The theme of this year’s Blog Action Day is inequality. Income distribution in the U.S. is at record levels of inequality, as described by David DeGraw in his valuable, must-read piece entitled Peak Inequality: The 0.01% And The Impoverishment Of Society. The current level of inequality in the U.S. is incompatible with democratic order, which is no longer how the nation can be described; and it is unsustainable. The question then is what should be done about it, revolution or reform?
British comedian Russell Brand has a new book entitled Revolution, and he was on The Last Word with Lawrence O’Donnell to discuss it last night. Via MSNBC:
In this interview, neither Brand nor O’Donnell describe how a revolution would come about. That is the nub of the problem in the United States. Brand does say that he’s referring to non-violent revolution, but that suggests the need for a revolutionary party. The closest we have to that in the United States is the Green Party, and their candidate, Jill Stein, received just under 0.5% of the popular vote in 2012. There just are not enough people at this point feeling the pain of inequality, and those who do either don’t vote or do not understand what Brand understands, i.e., that both major parties have become tools of the corporate elite.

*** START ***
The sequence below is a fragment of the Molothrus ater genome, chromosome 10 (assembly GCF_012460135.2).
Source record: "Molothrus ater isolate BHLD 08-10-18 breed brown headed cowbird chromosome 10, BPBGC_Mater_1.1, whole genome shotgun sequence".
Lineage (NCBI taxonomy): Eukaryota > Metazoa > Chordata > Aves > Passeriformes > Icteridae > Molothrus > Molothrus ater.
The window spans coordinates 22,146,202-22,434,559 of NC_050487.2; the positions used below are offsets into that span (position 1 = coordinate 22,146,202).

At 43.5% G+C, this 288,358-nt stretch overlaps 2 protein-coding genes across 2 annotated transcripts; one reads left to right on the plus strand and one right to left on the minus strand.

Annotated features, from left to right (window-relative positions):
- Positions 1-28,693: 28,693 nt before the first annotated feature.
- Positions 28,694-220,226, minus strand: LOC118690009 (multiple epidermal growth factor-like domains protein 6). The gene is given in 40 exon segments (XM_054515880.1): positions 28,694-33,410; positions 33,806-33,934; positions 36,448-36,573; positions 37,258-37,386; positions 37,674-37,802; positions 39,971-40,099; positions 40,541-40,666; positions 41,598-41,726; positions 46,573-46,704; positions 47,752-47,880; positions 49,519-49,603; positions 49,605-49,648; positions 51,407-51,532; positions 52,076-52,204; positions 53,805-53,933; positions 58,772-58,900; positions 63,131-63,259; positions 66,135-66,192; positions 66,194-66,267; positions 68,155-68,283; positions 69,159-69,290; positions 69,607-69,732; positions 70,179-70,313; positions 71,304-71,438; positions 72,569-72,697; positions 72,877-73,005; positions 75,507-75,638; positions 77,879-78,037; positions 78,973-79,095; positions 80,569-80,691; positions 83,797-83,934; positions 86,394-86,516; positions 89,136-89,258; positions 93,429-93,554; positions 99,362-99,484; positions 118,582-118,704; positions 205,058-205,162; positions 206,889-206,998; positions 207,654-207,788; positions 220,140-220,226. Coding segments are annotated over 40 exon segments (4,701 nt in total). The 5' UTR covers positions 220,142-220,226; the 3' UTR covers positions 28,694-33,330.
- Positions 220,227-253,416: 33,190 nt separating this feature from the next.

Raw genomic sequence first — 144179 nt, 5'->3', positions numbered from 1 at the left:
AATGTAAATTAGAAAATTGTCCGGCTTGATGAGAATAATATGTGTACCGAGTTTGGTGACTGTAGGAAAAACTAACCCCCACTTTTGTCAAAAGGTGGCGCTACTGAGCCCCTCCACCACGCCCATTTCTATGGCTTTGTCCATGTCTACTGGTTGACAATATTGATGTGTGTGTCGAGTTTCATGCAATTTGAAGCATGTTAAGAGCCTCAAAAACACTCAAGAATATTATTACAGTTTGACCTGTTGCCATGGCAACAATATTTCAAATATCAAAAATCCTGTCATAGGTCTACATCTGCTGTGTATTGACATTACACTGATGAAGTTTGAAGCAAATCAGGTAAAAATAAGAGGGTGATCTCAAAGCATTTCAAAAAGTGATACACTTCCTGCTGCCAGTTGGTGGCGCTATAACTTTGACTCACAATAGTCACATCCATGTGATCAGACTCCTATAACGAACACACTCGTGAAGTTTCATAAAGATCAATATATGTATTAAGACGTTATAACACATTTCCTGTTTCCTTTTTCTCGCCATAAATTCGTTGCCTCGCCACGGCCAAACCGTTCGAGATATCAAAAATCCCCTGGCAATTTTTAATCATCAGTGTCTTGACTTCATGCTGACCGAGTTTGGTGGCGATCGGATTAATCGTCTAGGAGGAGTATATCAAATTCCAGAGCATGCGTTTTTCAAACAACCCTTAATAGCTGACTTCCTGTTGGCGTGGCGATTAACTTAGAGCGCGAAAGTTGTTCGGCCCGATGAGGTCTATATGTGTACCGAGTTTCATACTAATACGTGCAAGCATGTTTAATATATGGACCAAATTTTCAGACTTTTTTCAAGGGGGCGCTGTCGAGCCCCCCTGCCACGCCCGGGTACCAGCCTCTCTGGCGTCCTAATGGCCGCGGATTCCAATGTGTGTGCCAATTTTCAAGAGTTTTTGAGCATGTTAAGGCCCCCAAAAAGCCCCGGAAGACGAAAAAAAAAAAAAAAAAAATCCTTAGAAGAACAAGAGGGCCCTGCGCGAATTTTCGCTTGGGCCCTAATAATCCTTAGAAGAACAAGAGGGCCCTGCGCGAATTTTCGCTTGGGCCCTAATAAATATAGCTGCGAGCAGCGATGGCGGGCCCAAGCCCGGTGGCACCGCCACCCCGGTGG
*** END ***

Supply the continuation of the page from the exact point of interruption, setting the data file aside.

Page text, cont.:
This leaves reform. After the Roaring Twenties led to a stock market crash in 1929 with an administration unwilling to take the kinds of measures needed to pull the economy out of a deep depression, the American people elected a progressive reformer in FDR. Brand may be right, that there won’t be someone who will lead us away from “peak inequality;” but no one knew just how far-reaching FDR’s New Deal would be.
It needs to be stressed that no one is discussing financial or material equality. As DeGraw points out in Peak Inequality, only 0.5% of the wealth of the 1% richest Americans would eliminate poverty in the U.S. That is not likely going to happen when super PACs of the billionaires and transnational corporations are allowed to spend however much they need to ensure only candidates they approve of, generally, can get elected.
At some point a mass movement will have to arise to address #inequality. In order to create real democracy in the United States — a government of, by and for all people, and only people — the U.S. Constitution will have to be amended to abolish the two illegitimate, Court-created legal doctrines that 1) money is speech and 2) corporations have constitutional rights. Otherwise, over time, we’ll just end up in yet another gilded age, not as a republic, but as a corporate-state.